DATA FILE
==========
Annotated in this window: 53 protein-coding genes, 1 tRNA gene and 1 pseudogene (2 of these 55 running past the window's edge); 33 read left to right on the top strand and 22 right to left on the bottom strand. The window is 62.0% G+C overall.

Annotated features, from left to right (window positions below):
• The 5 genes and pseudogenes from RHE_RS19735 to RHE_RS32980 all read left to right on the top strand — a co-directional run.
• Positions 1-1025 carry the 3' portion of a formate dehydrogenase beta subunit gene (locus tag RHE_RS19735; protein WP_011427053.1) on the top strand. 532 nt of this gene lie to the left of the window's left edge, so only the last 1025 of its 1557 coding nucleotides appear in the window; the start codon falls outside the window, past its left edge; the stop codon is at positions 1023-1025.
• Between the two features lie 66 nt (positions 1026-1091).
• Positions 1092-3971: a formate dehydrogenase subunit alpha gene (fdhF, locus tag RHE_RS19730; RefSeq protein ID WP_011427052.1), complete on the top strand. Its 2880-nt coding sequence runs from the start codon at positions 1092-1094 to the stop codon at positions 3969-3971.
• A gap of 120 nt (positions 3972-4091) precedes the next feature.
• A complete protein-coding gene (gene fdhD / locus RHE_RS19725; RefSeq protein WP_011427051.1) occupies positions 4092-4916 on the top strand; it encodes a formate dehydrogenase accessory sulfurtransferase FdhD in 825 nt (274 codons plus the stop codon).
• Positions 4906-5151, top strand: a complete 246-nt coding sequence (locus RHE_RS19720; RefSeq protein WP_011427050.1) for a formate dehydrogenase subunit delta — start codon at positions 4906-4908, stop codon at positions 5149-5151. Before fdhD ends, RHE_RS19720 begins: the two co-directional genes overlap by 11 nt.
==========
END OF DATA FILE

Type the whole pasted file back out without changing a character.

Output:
Annotated in this window: 53 protein-coding genes, 1 tRNA gene and 1 pseudogene (2 of these 55 running past the window's edge); 33 read left to right on the top strand and 22 right to left on the bottom strand. The window is 62.0% G+C overall.

Annotated features, from left to right (window positions below):
• The 5 genes and pseudogenes from RHE_RS19735 to RHE_RS32980 all read left to right on the top strand — a co-directional run.
• Positions 1-1025 carry the 3' portion of a formate dehydrogenase beta subunit gene (locus tag RHE_RS19735; protein WP_011427053.1) on the top strand. 532 nt of this gene lie to the left of the window's left edge, so only the last 1025 of its 1557 coding nucleotides appear in the window; the start codon falls outside the window, past its left edge; the stop codon is at positions 1023-1025.
• Between the two features lie 66 nt (positions 1026-1091).
• Positions 1092-3971: a formate dehydrogenase subunit alpha gene (fdhF, locus tag RHE_RS19730; RefSeq protein ID WP_011427052.1), complete on the top strand. Its 2880-nt coding sequence runs from the start codon at positions 1092-1094 to the stop codon at positions 3969-3971.
• A gap of 120 nt (positions 3972-4091) precedes the next feature.
• A complete protein-coding gene (gene fdhD / locus RHE_RS19725; RefSeq protein WP_011427051.1) occupies positions 4092-4916 on the top strand; it encodes a formate dehydrogenase accessory sulfurtransferase FdhD in 825 nt (274 codons plus the stop codon).
• Positions 4906-5151, top strand: a complete 246-nt coding sequence (locus RHE_RS19720; RefSeq protein WP_011427050.1) for a formate dehydrogenase subunit delta — start codon at positions 4906-4908, stop codon at positions 5149-5151. Before fdhD ends, RHE_RS19720 begins: the two co-directional genes overlap by 11 nt.